Deeyah

Deeyah’s story, in short, is the story of a singer and songwriter who is passionate about human rights, and especially about women’s rights. Most of her life she has found resistance and constant disapproval of her career choice which is music. She told Freemuse in an email interview in August 2008:

“This is because in my culture music is considered an unacceptable career choice. It is not viewed as a respectable profession for a woman to have. The resistance to me grew with the years and with my success. The more attention I started getting for my music, the more attention I also started getting from people within my community who did not wish for me to be as outspoken and visible in the national media as I became. Some told me to my face on several occasions that I was providing a ‘bad example for their young daughters’ — that I ‘might make their daughters think it’s OK to do what I do’ — and that it ‘would make their daughters think that they should do this too’.

With the growing attention came also harassment, intimidation, warnings and death threats. After several incidents and constant barrage of violent threats and warnings Deeyah left Oslo for the United Kingdom. Years on, but following the exact patterns from Norway, only now in the United Kingdom as her music and her person started receiving more attention and airtime the same warnings and threats started flooding in. This time from members of the Muslim community in the United Kingdom. As a result in early 2005 Deeyah went to the MET police where she has found understanding, support, advice and guidance till this day. ‘

Reactions from the Muslim communities
In 2005 Deeyah moved to the US where she, out of years of anger, sadness and frustration over this life of start and stop, ended up recording a song and music video called ‘What Will It Be?’, as a middle finger to the people who do everything in their power to choke individual’s right to freedom of expression and choice. Since then she recorded an album with Andy Summers, Bob James and Nils Petter Molvaer called ‘Ataraxis’.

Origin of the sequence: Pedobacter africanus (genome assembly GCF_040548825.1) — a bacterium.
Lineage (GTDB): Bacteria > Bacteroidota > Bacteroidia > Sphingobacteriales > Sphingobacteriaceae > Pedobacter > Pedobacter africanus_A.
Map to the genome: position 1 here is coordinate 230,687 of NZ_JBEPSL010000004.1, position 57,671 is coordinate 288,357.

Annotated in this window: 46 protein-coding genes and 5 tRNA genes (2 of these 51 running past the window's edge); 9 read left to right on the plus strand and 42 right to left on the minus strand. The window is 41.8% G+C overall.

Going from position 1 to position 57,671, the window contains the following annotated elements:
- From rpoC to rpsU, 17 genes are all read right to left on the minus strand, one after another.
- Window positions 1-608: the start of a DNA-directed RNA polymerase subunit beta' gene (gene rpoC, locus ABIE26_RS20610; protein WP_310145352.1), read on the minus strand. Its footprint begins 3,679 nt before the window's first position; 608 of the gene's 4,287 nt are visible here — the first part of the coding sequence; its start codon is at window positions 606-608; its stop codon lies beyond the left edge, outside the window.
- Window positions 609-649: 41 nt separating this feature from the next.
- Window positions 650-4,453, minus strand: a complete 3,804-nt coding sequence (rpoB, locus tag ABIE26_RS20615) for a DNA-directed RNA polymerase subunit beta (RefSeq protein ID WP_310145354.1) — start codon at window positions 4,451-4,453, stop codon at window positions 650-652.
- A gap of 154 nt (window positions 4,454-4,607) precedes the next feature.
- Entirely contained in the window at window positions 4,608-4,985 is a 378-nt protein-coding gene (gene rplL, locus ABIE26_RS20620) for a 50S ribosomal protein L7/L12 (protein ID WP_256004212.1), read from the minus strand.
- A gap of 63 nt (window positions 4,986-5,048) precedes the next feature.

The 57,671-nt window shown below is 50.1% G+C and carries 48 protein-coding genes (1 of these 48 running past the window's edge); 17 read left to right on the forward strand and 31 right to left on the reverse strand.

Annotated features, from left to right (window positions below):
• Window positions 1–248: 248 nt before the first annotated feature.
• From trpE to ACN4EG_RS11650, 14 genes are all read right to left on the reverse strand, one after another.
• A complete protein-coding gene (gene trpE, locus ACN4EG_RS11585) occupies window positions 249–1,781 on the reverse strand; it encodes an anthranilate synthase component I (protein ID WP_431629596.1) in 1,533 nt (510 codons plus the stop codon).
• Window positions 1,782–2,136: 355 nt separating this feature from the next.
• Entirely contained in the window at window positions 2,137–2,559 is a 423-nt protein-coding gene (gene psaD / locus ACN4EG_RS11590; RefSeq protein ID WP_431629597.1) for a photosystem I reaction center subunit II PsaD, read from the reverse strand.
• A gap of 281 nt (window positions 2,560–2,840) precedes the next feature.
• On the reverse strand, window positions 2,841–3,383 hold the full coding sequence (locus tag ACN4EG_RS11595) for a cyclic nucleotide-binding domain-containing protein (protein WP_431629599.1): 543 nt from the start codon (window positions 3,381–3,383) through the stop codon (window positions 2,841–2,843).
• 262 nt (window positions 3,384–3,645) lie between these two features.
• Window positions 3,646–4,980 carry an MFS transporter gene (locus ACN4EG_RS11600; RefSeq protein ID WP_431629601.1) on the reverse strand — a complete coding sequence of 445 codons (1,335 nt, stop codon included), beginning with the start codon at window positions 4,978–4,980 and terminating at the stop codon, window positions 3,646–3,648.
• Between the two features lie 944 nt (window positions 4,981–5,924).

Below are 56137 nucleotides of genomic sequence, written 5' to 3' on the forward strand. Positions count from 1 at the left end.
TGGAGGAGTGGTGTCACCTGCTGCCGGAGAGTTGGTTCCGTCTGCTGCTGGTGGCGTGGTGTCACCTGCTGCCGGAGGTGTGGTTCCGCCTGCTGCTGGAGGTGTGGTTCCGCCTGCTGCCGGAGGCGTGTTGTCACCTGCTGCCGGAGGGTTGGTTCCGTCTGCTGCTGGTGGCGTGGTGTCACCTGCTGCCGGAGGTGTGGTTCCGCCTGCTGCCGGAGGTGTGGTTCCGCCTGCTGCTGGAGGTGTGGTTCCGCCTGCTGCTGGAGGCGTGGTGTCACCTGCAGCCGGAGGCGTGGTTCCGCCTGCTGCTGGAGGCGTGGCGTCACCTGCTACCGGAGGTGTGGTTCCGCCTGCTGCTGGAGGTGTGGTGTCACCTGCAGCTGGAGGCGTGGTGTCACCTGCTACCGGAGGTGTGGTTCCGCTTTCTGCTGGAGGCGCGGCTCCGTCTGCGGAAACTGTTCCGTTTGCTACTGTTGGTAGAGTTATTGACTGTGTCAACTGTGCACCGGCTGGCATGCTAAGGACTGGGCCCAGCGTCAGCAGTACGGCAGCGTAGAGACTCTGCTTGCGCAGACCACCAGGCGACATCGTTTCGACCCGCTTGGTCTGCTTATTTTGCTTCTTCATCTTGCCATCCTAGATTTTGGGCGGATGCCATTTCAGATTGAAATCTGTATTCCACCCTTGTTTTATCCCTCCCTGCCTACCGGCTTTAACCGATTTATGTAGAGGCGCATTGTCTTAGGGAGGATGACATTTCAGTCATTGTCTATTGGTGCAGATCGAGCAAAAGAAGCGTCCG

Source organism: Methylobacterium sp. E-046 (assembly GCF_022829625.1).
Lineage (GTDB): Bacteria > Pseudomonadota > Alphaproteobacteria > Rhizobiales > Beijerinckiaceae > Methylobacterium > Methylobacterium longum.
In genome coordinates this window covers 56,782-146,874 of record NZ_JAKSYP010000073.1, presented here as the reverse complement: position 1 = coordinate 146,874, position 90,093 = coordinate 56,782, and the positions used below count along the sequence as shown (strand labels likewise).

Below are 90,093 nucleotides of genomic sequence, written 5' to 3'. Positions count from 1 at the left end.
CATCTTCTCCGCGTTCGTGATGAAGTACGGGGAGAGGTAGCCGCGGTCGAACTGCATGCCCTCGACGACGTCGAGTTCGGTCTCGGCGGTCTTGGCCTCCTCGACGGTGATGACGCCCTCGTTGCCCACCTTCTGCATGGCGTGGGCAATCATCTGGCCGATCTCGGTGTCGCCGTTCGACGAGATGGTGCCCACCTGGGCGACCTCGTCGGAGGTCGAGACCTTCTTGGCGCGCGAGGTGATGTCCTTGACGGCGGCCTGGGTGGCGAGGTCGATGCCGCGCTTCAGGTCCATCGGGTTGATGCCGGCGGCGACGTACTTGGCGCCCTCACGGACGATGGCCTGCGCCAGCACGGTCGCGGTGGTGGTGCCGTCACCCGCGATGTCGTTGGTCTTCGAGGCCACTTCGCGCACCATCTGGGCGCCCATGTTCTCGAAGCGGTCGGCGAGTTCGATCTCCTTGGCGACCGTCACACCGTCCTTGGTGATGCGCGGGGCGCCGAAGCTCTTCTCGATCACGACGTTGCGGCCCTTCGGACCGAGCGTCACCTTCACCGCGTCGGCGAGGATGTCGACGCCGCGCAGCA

Deeyah: “The Ataraxis album was a wonderful creative outlet for me. Something I desperately needed to do for my own peace of mind.”

Freemuse: What have reactions from the various Muslim communities been towards your Sisterhood project?

“The reactions from young male and female Muslims have been overwhelmingly supportive and encouraging. However, from what I understand, some community leaders and religious leaders are not all that supportive of the concept and the Sisterhood project. Although this is disappointing and disheartening, these types of negative attitudes are no longer a surprise to me and sadly it’s something I’ve just come to expect from these so-called leaders. ”

http://www.myspace.com/deeyahpresents
http://www.freemuse.org/sw29495.asp